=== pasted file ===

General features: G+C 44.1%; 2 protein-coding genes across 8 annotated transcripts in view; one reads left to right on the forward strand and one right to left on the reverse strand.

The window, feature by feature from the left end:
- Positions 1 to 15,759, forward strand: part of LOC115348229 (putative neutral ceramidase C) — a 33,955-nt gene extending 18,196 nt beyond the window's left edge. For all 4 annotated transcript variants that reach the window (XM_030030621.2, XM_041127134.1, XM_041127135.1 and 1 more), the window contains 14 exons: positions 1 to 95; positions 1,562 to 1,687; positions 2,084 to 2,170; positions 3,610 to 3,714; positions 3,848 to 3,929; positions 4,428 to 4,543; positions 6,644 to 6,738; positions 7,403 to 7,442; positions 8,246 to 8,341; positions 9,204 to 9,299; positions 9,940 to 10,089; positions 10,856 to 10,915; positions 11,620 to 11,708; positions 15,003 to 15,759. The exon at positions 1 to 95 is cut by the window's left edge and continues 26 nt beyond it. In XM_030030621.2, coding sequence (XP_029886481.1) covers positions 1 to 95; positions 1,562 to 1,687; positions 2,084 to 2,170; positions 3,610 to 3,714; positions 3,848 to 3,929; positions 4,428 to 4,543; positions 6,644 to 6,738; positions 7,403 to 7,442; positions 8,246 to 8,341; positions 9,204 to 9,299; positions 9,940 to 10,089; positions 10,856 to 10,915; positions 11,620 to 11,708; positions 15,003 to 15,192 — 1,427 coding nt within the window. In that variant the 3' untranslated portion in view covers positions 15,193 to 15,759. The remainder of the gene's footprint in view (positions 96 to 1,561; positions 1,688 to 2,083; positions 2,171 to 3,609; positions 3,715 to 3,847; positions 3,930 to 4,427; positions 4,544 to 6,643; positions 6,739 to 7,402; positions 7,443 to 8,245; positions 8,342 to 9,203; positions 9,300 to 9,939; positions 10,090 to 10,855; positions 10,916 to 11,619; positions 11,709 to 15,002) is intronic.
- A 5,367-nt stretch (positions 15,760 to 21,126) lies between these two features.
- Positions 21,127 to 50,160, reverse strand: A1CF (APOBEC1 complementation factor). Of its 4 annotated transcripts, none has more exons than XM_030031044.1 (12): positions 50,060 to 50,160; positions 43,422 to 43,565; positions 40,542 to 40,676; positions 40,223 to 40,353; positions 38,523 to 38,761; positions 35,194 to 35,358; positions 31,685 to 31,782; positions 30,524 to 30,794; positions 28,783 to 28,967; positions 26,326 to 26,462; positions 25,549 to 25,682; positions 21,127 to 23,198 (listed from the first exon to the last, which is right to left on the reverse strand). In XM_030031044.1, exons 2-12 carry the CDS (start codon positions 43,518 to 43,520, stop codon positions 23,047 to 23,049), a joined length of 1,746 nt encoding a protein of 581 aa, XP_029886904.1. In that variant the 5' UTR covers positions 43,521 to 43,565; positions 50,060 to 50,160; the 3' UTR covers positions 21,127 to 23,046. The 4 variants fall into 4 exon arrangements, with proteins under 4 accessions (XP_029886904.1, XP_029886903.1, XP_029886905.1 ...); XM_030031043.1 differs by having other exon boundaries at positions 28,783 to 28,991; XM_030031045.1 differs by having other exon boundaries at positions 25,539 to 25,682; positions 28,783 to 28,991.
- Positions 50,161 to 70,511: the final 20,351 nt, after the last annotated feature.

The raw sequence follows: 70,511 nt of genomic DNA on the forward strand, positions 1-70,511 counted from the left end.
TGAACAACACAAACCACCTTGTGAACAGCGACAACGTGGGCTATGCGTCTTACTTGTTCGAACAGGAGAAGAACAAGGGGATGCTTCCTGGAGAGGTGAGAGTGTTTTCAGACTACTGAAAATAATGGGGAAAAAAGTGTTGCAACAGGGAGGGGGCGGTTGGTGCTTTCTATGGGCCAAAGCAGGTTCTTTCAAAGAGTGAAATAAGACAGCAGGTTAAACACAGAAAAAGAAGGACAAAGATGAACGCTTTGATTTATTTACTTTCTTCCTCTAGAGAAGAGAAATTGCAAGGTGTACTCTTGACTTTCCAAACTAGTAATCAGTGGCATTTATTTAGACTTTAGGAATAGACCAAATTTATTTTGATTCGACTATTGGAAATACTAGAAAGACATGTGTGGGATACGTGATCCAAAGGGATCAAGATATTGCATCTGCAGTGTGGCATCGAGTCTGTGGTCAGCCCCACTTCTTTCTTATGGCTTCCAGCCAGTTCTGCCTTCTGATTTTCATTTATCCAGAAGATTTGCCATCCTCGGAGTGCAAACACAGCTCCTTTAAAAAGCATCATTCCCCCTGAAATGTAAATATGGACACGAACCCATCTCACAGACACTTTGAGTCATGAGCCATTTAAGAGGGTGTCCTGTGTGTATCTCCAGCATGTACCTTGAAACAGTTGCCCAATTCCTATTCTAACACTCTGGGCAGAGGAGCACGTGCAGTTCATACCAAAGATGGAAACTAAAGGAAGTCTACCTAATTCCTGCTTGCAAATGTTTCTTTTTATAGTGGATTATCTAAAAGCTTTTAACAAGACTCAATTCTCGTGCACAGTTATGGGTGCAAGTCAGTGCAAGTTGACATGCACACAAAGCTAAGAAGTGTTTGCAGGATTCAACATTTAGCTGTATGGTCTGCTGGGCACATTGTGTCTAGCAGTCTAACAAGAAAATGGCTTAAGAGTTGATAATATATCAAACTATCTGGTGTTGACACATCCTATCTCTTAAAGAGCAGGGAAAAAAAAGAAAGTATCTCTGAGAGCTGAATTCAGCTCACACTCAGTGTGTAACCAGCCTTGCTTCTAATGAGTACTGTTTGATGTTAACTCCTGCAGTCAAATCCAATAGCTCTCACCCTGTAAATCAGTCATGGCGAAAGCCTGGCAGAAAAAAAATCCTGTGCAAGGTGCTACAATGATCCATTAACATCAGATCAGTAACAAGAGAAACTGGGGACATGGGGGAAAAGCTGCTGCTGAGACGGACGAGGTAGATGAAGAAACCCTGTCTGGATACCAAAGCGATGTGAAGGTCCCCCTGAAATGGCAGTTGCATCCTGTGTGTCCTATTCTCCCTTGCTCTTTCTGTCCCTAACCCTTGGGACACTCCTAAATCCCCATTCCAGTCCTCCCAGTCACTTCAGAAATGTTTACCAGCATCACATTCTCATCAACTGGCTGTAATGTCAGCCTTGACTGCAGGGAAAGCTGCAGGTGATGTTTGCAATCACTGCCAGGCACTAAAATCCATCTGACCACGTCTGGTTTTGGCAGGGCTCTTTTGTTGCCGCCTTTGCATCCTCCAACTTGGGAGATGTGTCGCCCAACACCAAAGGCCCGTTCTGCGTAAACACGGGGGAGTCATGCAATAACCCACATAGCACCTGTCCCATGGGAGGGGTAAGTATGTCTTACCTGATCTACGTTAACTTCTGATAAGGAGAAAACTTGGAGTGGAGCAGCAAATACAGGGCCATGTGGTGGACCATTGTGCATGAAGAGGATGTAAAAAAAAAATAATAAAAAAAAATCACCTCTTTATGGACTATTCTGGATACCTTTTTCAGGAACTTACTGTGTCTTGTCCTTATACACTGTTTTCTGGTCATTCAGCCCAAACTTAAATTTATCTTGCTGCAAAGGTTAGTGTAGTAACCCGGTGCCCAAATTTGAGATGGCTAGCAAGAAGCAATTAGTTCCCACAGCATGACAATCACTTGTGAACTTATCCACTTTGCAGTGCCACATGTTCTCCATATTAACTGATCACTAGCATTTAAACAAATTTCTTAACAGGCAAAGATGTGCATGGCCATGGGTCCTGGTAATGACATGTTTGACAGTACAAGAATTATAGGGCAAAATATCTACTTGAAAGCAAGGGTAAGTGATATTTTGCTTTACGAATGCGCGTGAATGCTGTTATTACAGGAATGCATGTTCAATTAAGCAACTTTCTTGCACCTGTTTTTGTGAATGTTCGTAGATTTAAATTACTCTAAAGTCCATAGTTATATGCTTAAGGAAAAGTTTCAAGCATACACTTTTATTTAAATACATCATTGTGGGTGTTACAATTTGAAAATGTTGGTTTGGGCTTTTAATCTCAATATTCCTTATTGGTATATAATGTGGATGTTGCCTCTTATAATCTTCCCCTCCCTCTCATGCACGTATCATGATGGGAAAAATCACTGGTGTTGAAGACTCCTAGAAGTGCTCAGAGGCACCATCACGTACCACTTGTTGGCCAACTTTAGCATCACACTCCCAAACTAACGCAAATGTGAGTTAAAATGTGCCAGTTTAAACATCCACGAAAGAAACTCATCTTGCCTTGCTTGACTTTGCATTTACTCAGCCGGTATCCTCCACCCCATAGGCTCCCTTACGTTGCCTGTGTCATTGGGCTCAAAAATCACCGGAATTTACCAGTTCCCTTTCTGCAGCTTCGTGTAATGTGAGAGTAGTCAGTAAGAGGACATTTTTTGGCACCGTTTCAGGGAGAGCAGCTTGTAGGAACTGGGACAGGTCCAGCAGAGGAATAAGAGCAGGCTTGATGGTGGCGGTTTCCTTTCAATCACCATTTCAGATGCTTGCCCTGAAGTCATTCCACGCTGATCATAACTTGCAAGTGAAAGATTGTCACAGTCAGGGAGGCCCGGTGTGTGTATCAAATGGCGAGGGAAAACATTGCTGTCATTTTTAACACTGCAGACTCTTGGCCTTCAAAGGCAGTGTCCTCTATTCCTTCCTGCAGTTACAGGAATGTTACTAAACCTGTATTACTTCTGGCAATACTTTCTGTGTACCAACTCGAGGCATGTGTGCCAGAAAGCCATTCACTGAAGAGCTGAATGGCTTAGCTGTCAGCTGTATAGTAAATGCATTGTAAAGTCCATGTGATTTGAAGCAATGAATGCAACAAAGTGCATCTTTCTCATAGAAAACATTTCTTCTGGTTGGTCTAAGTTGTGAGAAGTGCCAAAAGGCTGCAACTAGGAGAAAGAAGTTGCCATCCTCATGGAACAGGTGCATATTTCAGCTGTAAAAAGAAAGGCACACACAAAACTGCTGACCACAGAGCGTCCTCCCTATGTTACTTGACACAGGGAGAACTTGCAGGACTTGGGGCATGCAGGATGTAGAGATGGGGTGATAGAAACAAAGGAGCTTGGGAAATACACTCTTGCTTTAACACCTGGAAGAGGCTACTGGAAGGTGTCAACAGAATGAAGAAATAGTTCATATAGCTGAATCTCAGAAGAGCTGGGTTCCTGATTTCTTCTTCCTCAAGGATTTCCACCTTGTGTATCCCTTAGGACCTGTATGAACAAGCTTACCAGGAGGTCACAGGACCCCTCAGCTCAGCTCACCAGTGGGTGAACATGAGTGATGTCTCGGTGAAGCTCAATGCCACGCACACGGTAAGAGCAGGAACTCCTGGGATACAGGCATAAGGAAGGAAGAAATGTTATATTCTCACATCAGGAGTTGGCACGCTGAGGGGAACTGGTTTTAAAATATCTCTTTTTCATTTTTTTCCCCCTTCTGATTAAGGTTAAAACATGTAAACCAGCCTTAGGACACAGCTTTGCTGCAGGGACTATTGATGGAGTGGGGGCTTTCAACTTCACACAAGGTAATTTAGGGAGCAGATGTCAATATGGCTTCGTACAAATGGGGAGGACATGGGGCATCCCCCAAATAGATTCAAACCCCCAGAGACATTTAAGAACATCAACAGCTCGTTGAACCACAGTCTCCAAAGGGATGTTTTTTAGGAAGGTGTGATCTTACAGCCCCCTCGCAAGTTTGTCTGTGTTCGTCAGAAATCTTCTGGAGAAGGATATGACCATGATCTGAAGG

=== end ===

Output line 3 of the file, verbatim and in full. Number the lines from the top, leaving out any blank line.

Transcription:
- Positions 1 to 15,759, forward strand: part of LOC115348229 (putative neutral ceramidase C) — a 33,955-nt gene extending 18,196 nt beyond the window's left edge. For all 4 annotated transcript variants that reach the window (XM_030030621.2, XM_041127134.1, XM_041127135.1 and 1 more), the window contains 14 exons: positions 1 to 95; positions 1,562 to 1,687; positions 2,084 to 2,170; positions 3,610 to 3,714; positions 3,848 to 3,929; positions 4,428 to 4,543; positions 6,644 to 6,738; positions 7,403 to 7,442; positions 8,246 to 8,341; positions 9,204 to 9,299; positions 9,940 to 10,089; positions 10,856 to 10,915; positions 11,620 to 11,708; positions 15,003 to 15,759. The exon at positions 1 to 95 is cut by the window's left edge and continues 26 nt beyond it. In XM_030030621.2, coding sequence (XP_029886481.1) covers positions 1 to 95; positions 1,562 to 1,687; positions 2,084 to 2,170; positions 3,610 to 3,714; positions 3,848 to 3,929; positions 4,428 to 4,543; positions 6,644 to 6,738; positions 7,403 to 7,442; positions 8,246 to 8,341; positions 9,204 to 9,299; positions 9,940 to 10,089; positions 10,856 to 10,915; positions 11,620 to 11,708; positions 15,003 to 15,192 — 1,427 coding nt within the window. In that variant the 3' untranslated portion in view covers positions 15,193 to 15,759. The remainder of the gene's footprint in view (positions 96 to 1,561; positions 1,688 to 2,083; positions 2,171 to 3,609; positions 3,715 to 3,847; positions 3,930 to 4,427; positions 4,544 to 6,643; positions 6,739 to 7,402; positions 7,443 to 8,245; positions 8,342 to 9,203; positions 9,300 to 9,939; positions 10,090 to 10,855; positions 10,916 to 11,619; positions 11,709 to 15,002) is intronic.